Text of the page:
I know that half the crafters on etsy think they invented DIY (do it yourself) but here’s proof that we Seventies hippie girls were the actual inventors of repurposing.
I’m joking, of course. Remaking textile items has been going on as long as there have been textiles. What changed were attitudes toward remodeling old textile items. Whereas our grandmother and mothers during the Great Depression and WWII were well acquainted with making things last, the prosperity of the 1950s made remodeling old clothing unnecessary for many.
But then, in the late Sixties, we discovered the delights of old textiles. To get in on the action companies that made new textiles pushed using their products as crafting materials. This poster from Cannon Mills is a great example.
There’s no date on the poster, but all the Simplicity and McCall’s patterns featured are dated 1970. That seems right to me. I was in the ninth grade, and I was really into these type of Peter Max-ish graphics.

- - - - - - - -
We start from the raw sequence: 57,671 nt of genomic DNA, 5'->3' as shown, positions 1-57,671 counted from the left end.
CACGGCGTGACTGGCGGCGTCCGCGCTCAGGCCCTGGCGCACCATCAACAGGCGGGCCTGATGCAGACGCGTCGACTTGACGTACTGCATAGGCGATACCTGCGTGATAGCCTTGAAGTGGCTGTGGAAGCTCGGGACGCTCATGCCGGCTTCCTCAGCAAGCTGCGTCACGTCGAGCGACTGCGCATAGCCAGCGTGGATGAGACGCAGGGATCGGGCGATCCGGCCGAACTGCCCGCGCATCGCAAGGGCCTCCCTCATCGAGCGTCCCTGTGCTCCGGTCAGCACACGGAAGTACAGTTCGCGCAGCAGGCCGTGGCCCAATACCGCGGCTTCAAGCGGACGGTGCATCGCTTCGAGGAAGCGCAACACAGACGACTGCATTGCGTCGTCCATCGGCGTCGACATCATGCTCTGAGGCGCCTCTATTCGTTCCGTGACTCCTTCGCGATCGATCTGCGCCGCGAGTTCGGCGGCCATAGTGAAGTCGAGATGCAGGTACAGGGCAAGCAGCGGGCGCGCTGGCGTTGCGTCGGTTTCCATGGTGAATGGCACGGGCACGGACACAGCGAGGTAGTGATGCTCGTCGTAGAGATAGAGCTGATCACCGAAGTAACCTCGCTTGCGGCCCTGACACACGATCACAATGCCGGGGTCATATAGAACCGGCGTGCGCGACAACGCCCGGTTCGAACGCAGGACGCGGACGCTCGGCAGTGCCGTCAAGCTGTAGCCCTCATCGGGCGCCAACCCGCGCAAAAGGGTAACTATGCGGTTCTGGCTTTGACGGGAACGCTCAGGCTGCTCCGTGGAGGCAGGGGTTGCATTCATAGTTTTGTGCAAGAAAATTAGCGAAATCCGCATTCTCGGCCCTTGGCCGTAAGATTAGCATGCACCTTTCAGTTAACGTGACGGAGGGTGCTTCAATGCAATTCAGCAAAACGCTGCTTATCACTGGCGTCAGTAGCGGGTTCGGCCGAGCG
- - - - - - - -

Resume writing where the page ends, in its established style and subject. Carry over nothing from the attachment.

Cannon Mills was located in Kannapolis, NC. The town was a mill town, but was the largest of its type with around 1600 homes, a hospital and YMCA. By 1918 the factory had become the largest producer of towels in the world. Other Cannon factories produced sheets and kitchen linens. At the height of the company’s prosperity, there were 30,000 employees. Starting in the 1980s there were a series of company mergers and sell-offs, and on one dark day in 2003, the Kannapolis mill closed, putting 4340 at that mill and 3310 others out of their jobs. The Cannon name was sold, and products with the name are now produced in Asia.